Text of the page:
Oct. 17, Adam Nelson

Adam Nelson – “Land Grant Universities and the Wisconsin Idea, 1862-1912

October 17th, 7pm, 1111 Genetics/Biotechnology Center, 425 Henry Mall

Photo of Adam Nelson

Adam R. Nelson

Adam R. Nelson is Professor of Educational Policy Studies and History at the University of Wisconsin-Madison. He received his Ph.D. in History from Brown University. His publications include Education and Democracy: The Meaning of Alexander Meiklejohn, 1872-1964 (2001); The Elusive Ideal: Equal Educational Opportunity and the Federal Role in Boston’s Public Schools (2005); Education and the Culture of Print in Modern America, co-edited with John L. Rudolph (2010); and The Global University: Past, Present, and Future Perspectives, co-edited with Ian P. Wei (forthcoming, 2012). He is currently writing a book titled Empire of Knowledge: Nationalism, Internationalism, and American Scholarship, 1780-1830. His research has been funded by grants from the National Endowment for the Humanities, the National Academy of Education/Spencer Postdoctoral Fellowship Program, the Charles Warren Center for Studies in American History at Harvard, the Advanced Studies Fellowship Program at Brown, and the Vilas Associate Program at the University of Wisconsin-Madison. He co-directs the “Ideas and Universities” project of the Worldwide Universities Network (WUN).

One Response to Oct. 17, Adam Nelson

  1. Cindy Gauthier says:

    This week’s talk by Adam Nelson served as a prequel to the emergence of the Wisconsin Idea. He did a great job of starting off his talk by stating an overall goal and some supplemental questions that he hoped to address. The main goal of his talk was to lay the groundwork for why the Wisconsin Idea emerged when and how it did. Adam also hoped to address who should attend universities, which research questions were worthy of pursuing, how universities should or shouldn’t promote social reform, and who is able to choose the answers to the following three topics.

    His first focus was on scientific schools and agricultural college that functioned with state support. Interestingly, the agricultural colleges were founded by middle class reformers in larger cities who wanted to teach farmers new techniques. A leader at one of these colleges, Sheffield affiliated with Yale, was Daniel Coit Gilman. He hoped to expand schooling and spent time overseas to visit many, more established scientific schools. He came to the conclusion that the U.S. needed to develop a capacity for research – “we needed to catch up.” Another example of this ambition to ‘catch up’ can be seen in Charles Eliot, a former undergraduate of Harvard who did not have the opportunity to participate in any lab courses. After he graduated, he later became Harvard’s president and vowed to make it a renowned research university.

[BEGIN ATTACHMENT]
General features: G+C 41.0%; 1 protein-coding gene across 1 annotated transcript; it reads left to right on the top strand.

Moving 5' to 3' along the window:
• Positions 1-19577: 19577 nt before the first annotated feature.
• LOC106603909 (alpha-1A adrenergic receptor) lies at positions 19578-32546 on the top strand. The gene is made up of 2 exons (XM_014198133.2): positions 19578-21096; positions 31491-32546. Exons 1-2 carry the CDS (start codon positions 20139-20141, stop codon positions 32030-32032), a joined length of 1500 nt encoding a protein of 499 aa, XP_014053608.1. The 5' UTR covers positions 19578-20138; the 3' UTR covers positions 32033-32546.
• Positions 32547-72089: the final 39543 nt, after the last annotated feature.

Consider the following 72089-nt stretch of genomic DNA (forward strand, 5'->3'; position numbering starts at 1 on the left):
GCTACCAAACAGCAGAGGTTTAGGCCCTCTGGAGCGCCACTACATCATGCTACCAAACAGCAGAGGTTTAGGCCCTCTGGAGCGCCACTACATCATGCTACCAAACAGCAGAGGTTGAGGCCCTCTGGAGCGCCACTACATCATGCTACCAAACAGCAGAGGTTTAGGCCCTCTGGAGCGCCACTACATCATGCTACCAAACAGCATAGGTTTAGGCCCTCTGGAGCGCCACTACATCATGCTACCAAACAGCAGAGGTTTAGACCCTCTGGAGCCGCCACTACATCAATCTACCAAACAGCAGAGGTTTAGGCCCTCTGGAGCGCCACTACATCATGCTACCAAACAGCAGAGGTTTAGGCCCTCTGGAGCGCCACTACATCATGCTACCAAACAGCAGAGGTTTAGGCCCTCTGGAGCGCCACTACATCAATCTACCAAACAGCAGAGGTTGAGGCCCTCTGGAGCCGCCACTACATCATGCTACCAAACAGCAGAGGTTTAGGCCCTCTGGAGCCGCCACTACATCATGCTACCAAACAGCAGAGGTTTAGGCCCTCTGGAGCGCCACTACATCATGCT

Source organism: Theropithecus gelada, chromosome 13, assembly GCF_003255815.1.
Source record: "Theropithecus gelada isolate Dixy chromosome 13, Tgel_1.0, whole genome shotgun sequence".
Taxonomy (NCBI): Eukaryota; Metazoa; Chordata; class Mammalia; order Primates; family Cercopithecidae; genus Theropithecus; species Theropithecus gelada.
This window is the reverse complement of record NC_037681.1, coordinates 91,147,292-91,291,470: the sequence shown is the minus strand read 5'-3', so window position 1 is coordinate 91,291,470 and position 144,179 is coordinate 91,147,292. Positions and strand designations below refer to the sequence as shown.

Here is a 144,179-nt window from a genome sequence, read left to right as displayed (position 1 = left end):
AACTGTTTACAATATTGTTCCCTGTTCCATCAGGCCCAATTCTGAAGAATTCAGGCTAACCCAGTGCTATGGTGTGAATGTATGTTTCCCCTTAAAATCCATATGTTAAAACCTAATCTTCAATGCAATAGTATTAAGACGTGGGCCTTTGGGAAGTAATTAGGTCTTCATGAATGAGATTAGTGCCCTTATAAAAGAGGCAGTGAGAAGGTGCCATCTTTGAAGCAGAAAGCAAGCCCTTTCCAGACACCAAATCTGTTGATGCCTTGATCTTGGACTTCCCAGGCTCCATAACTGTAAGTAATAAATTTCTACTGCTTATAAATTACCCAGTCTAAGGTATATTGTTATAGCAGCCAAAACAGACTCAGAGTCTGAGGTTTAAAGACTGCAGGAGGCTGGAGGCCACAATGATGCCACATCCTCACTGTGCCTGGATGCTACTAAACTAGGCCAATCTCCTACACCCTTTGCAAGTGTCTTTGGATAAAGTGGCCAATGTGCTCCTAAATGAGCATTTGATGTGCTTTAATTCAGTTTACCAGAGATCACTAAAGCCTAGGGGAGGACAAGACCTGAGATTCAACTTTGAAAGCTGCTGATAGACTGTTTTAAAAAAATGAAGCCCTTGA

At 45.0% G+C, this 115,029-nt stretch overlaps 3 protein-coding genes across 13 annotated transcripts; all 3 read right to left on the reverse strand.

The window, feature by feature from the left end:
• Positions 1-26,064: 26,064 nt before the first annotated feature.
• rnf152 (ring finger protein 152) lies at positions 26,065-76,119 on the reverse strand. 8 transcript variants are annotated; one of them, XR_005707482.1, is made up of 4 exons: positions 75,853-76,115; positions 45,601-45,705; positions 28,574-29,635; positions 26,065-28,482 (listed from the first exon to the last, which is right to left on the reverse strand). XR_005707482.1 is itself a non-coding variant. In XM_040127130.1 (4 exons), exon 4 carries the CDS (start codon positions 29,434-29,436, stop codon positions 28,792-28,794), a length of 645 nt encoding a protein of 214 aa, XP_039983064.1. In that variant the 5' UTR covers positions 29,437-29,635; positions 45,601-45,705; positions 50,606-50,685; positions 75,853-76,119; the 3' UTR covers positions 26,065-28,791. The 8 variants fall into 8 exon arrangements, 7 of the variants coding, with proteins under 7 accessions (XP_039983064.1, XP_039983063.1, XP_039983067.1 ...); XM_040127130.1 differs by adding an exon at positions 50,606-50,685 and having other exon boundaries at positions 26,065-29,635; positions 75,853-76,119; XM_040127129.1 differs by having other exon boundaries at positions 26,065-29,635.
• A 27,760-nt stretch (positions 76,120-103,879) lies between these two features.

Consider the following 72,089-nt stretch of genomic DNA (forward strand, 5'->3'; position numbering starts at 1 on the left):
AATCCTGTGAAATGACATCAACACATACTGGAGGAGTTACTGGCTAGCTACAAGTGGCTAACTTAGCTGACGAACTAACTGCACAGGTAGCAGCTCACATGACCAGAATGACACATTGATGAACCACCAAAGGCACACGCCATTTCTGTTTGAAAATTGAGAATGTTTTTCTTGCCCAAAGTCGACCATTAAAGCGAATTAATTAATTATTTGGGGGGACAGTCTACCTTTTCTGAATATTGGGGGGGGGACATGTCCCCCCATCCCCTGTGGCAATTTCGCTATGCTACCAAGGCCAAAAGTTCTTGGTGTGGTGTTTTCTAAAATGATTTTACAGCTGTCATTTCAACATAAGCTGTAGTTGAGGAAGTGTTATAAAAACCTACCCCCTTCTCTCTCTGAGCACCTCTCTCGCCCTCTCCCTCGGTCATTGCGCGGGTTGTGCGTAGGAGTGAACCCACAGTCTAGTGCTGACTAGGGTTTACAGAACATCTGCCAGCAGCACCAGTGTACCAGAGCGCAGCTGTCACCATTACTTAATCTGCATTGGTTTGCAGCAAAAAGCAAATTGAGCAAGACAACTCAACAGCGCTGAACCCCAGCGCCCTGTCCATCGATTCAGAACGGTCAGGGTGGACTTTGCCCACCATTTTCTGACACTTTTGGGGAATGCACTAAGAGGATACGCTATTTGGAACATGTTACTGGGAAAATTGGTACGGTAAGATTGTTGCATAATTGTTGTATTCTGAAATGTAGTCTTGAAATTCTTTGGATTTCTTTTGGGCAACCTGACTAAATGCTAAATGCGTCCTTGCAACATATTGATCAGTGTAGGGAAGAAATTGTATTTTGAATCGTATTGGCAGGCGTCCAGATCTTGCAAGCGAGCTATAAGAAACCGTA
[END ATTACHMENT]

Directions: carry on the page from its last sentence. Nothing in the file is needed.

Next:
After the need was realized, the American Civil War erupted and college enrollment decreased drastically. While this disrupted momentum in the pursuit of research, it also prompted a major leap forward. The Morrill Act was enacted in 1862 and allowed money from Western lands to form universities. It is important to note that this land was forcefully seized from Indians – however, this land would now serve as land grant universities that would focus on military, agricultural, and scientific education. Nelson shares that these land grant universities were “the foundation for economic growth after the Civil War and served to reunify the United States.”

    Fast forward in Adam’s talk and he begins focusing more on the questions he posed in the beginning of the talk. During a recession as a result of private ownership of railroads, the Regents get a public mandate to get rid of 40% of all university faculty. However, the Regents in Wisconsin defend Ely, who believes that railroads should be owned by the public. This shows a clear step toward progressivism and the Wisconsin Idea. At Stanford, Edward Ross states that he is against immigration from China because immigrants lowered the wages of U.S. workers. When Jane Stanford threatened her endowment if he wasn’t fired, Ross left Stanford for UW! This academic freedom was not guaranteed at the time, but we can see steps in the right direction in Wisconsin.

    Adam Nelson was very knowledgeable about the topic he shared and I was impressed with his well thought-out answers to the questions asked at the end. He shares at one point that “one slice of the Wisconsin Idea is to bring research to the world and learn how to use democratic power wisely.” I was happy to learn a bit more about the Morrill Act as it has been brought up in almost all of the talks thus far but I had little knowledge about its impact prior to this week. Kansas State was a university brought up at multiple times throughout the talk, and I’d be interested to know what their school ‘mission’ is, and if there is any relation to our Wisconsin Idea.

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